MP Stephen Gilbert refers regional NHS pay to OFT
- 13 November 2012
- From the section England
A Cornish MP has asked the Office of Fair Trading (OFT) to investigate whether the Royal Cornwall Hospitals NHS Trust has broken any NHS rules by supporting regional pay proposals.
The trust is one of 19 in the South West Pay Consortium.
St Austell and Newquay Liberal Democrat Stephen Gilbert said the group was "riding roughshod" over pay.
Some staff and unions said they believed regional pay could lead to salary cuts and loss of benefits.
The government is considering introducing regional pay for public sector workers as it believes salaries in some regions are higher than the true market rate and so the private sector struggles to compete for staff.
Bringing in regional pay in south-west England was suggested in a leaked document from the consortium in June, and would replace the current NHS national pay bargaining model.
But staff and members of unions - including Unison and the GMB - said they believed it would lead to salary cuts of up to 20%, as well as affecting holiday and sickness benefits.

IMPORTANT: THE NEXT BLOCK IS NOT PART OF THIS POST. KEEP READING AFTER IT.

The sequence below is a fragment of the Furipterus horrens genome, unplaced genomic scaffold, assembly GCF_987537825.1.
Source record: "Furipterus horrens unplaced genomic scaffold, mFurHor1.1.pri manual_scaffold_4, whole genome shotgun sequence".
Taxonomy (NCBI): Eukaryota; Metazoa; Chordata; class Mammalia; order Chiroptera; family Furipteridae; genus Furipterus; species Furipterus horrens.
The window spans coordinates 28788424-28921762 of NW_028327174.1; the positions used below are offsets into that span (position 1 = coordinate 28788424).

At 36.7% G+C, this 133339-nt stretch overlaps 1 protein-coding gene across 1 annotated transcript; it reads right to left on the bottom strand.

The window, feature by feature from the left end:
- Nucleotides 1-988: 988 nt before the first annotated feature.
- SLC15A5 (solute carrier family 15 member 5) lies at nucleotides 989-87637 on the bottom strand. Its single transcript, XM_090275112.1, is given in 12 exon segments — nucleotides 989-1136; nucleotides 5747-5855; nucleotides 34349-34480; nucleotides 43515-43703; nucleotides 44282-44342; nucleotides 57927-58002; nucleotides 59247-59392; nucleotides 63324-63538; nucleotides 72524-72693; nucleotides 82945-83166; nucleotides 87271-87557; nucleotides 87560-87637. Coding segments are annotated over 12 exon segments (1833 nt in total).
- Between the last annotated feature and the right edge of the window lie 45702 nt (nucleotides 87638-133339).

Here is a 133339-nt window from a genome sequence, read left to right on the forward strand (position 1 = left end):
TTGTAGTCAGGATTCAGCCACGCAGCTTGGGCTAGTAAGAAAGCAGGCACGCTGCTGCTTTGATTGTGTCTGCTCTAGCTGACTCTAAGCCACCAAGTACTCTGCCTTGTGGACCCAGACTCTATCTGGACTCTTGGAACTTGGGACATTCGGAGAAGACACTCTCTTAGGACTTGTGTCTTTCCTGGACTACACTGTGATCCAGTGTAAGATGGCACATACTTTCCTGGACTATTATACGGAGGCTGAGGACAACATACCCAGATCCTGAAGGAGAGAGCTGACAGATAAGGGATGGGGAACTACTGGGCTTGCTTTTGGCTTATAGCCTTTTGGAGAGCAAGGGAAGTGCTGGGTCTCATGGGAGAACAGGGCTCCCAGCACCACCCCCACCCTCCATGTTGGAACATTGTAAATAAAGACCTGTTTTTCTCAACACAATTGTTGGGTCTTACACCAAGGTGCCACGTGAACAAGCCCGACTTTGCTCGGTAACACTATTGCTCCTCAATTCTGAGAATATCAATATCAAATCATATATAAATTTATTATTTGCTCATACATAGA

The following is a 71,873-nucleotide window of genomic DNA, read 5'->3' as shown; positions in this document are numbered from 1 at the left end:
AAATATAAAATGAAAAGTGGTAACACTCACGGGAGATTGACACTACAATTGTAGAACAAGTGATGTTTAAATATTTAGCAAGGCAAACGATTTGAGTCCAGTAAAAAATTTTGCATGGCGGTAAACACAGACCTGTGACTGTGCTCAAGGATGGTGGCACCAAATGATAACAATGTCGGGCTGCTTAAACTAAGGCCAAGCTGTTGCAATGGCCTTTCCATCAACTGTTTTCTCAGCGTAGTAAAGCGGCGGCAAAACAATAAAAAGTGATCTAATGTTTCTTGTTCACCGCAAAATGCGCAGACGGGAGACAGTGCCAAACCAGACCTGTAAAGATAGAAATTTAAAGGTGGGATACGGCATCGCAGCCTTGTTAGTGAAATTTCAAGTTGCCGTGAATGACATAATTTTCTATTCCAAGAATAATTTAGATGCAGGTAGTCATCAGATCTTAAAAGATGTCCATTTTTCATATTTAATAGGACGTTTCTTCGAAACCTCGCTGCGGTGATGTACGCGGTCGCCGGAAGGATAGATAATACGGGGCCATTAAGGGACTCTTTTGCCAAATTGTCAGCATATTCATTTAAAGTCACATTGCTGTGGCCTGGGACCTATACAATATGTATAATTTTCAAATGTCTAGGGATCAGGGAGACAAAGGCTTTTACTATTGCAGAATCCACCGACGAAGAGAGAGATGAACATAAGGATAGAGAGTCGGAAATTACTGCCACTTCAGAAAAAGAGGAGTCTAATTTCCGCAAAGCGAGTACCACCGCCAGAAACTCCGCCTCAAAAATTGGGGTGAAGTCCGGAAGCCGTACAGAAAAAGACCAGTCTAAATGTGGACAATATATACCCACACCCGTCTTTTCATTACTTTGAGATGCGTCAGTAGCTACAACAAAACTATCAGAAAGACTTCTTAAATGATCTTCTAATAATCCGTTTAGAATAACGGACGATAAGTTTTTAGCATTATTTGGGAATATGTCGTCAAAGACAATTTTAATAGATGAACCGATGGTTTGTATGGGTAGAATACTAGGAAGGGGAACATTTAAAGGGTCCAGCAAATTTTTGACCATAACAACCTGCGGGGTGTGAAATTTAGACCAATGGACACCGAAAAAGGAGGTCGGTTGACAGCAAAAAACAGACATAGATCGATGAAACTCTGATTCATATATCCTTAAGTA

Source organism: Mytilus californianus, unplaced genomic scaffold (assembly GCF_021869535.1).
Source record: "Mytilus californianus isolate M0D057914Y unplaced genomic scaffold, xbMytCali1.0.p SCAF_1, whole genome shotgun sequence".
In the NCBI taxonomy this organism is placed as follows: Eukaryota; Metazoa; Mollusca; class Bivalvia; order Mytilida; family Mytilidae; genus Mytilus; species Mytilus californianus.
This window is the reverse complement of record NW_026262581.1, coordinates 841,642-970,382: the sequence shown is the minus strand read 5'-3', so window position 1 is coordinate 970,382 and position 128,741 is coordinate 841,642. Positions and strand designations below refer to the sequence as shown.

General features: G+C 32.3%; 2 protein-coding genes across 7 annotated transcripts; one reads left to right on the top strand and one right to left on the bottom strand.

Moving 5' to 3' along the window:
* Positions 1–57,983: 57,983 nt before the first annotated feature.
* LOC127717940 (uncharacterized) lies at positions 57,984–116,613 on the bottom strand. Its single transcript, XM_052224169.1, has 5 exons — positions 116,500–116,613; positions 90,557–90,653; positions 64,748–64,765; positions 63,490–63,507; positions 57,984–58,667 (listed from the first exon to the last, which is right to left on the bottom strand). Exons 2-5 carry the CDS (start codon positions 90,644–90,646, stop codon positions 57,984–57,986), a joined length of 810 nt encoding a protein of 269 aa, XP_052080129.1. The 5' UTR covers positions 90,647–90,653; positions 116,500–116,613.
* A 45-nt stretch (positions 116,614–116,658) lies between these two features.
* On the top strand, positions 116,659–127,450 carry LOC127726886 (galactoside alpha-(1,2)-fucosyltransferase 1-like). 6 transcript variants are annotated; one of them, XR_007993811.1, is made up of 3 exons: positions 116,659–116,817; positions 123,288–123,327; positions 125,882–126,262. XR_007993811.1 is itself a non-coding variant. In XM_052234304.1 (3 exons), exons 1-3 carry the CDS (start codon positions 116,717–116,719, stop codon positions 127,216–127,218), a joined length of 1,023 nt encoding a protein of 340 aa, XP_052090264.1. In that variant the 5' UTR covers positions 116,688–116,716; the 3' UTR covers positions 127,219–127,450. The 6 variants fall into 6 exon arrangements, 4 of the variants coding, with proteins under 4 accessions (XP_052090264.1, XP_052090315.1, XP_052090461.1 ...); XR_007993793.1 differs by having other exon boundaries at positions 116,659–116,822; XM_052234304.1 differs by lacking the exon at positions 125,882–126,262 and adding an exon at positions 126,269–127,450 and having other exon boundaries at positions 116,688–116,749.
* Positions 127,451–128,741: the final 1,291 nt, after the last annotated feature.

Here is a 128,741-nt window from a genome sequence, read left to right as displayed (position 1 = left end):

Members have staged protests against it.
Mr Gilbert said members of the consortium were "hiding behind the NHS badge while riding roughshod over national NHS pay and conditions".
He said: "These NHS trusts do not have public, patient or political support for the efforts they are making to bully staff into accepting reduced terms and conditions."
The Royal Cornwall Hospitals NHS Trust declined to comment.
The consortium is due to report back on its findings at the end of the year.
If the regional pay model is approved, the south west of England could be among the first areas in the country to have it introduced.
One NHS trust has withdrawn from the consortium.
Exeter Labour MP Ben Bradshaw said on Twitter that the Royal Bournemouth and Christchurch Hospitals NHS Foundation Trust had withdrawn from the pay group, due to progress at national talks.
He added he believed that other trusts involved should do same.
Unison said it "applauded" the Bournemouth and Christchurch trust's decision.
It added that it hoped other trusts "will also review their involvement in the consortium".